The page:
Brief

What Companies Can Learn from the Recent Surge in Plastic Resin Prices

What Companies Can Learn from the Recent Surge in Plastic Resin Prices

Supply chain resilience is the key to coping with price volatility.

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Brief

What Companies Can Learn from the Recent Surge in Plastic Resin Prices
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A series of disruptions has reduced the global supply of plastic resins, the ubiquitous building blocks used to make the soda bottles we drink from, the fibers in our athletic clothing, the personal protective equipment that medical providers rely on, and the dashboards in our cars. These disruptions included a perfect storm of supply factors—severe weather in the US, unplanned production outages, and a global shortage of shipping containers. At the same time, surging demand and rising oil prices triggered a dramatic increase in resin prices beginning in early 2020.

The prices of the two most common resin types, polypropylene and polyethylene, rose 180% and 125%, respectively, in the US. In Europe, despite the broader supply base, prices for the two resin types increased by 67% and 77%, while in Asia they rose 25% and 30% (see Figure 1). Prices are only now starting to decline after peaking in August of this year.

Figure 1

Resin prices soared starting in February 2020 and peaked in August 2021

Those price spikes hold long-term lessons for companies that manufacture a variety of inputs, not just resins. In an era of heightened trade uncertainties, logistics challenges, and other disruptions, leading companies are taking steps to improve supply chain visibility and resilience and to more closely monitor supply and pricing risks. Companies can increase their resilience by qualifying alternate resin suppliers, identifying less expensive substitute materials, and adopting standard resin grades that make it easier to shift supply between alternative sources.

In 2022, the global imbalance between resin supply and demand should start to improve as most of the installed production capacity comes back online and demand for personal protective gear and takeout and grocery food packaging declines. These factors already have helped relieve some of the inflationary pressure on resin pricing, but it is unlikely that prices will return to prepandemic levels in the next 12 months.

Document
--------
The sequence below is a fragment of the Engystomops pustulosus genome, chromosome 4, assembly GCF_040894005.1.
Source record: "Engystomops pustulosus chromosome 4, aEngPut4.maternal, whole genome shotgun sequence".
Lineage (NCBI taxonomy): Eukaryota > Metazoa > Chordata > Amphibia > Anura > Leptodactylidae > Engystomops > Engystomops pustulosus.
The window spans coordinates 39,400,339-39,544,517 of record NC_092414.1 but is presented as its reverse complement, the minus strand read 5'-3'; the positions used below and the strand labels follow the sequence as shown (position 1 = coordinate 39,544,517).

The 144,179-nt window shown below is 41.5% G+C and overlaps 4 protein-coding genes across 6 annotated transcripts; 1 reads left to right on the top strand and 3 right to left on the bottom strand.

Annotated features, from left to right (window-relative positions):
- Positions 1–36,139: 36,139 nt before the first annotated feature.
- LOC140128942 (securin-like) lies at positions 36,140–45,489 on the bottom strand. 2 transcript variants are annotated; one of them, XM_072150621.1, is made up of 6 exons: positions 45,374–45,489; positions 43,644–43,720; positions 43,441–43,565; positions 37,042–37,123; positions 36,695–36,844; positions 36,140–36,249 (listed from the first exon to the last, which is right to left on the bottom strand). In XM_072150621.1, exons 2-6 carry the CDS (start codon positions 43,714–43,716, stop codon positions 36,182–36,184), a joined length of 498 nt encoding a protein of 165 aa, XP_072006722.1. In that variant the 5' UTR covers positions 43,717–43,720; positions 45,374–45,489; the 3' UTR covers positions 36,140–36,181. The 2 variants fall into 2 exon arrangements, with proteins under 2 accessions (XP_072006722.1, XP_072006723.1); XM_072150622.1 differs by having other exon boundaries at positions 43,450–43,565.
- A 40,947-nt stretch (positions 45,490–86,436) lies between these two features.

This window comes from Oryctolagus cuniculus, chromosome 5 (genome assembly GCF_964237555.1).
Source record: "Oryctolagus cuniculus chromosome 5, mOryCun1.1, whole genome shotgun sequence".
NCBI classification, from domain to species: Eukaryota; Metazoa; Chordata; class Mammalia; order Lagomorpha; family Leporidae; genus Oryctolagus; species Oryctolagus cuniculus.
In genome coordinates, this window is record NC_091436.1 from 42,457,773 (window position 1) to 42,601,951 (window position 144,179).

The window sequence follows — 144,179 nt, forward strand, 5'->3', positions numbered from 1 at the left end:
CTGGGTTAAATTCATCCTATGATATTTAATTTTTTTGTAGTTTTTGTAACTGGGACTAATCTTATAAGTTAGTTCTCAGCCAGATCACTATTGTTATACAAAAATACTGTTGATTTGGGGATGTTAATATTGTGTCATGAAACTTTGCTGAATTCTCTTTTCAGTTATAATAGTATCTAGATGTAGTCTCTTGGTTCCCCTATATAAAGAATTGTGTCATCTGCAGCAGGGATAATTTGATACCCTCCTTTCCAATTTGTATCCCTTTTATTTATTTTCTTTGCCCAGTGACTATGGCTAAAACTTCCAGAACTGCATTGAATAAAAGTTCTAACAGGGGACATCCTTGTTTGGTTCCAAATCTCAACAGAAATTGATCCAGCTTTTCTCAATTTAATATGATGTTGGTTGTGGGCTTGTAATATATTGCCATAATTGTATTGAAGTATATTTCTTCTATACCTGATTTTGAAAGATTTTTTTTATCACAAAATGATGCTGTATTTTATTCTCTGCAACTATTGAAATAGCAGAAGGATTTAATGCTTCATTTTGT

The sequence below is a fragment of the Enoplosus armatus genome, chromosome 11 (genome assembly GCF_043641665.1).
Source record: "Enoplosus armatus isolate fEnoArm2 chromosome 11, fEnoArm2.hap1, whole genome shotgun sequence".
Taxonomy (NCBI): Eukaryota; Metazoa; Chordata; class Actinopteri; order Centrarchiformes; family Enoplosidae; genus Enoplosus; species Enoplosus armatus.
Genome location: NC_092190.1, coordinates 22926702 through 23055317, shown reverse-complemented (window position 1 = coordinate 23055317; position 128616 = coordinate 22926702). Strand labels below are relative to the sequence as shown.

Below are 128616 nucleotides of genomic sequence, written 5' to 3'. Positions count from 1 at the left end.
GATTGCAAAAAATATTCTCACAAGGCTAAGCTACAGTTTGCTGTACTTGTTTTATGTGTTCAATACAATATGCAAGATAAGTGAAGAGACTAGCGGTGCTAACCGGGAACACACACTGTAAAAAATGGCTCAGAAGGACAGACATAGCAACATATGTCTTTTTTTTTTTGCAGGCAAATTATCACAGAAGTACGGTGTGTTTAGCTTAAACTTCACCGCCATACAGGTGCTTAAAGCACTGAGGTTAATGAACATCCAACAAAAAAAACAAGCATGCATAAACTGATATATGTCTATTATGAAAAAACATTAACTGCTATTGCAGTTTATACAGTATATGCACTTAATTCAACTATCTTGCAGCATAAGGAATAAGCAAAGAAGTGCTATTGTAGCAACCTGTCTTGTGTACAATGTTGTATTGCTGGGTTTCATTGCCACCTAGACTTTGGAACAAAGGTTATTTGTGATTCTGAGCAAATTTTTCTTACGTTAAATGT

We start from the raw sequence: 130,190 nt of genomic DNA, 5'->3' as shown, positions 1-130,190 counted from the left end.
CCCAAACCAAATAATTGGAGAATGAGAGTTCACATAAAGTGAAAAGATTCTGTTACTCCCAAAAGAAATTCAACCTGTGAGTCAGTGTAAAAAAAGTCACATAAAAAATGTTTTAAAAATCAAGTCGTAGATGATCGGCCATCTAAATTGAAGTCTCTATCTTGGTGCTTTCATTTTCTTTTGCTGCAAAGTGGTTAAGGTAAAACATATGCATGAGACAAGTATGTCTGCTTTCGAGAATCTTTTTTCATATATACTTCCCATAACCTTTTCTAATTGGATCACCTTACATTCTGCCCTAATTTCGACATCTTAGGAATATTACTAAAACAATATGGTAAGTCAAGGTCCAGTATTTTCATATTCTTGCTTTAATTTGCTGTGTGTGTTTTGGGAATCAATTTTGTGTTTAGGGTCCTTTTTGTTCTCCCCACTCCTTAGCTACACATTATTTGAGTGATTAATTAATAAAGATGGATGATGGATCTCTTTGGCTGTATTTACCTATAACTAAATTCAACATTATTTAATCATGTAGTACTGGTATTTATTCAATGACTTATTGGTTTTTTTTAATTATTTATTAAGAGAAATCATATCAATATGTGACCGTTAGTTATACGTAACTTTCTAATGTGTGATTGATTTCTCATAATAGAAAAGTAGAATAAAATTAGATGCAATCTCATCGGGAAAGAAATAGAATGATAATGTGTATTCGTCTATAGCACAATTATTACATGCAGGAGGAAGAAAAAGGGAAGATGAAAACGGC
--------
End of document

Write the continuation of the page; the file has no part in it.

Even as resin prices ease, leading companies are bracing for the next disruption, harnessing the procurement function to reduce costs and enhance supply chain resilience. Many are launching companywide cost transformations with renewed focus on cost reduction, including design-to-cost, simplification, and standardization across the procurement portfolio. At the center of the effort, procurement organizations are strengthening cooperation with internal business functions such as R&D, sales and marketing, and operations. They are also targeting more cost and supply chain transparency, mapping their suppliers to multiple tiers, and asking vendors for increased visibility on cost inputs.

Companies with best-practice procurement functions have a deep understanding of the factors that affect their supply categories. They achieve this by setting up permanent task forces with suppliers, mapping sources along the supply chain, and implementing automatic triggers to raise safety stocks when supply is at risk. 

Painful spikes in resin prices have taught leadership teams important lessons about supply chain resilience and transparency. Companies that improve their understanding of supply categories and monitor supply and price risks closely will be in a stronger position the next time disruption strikes.

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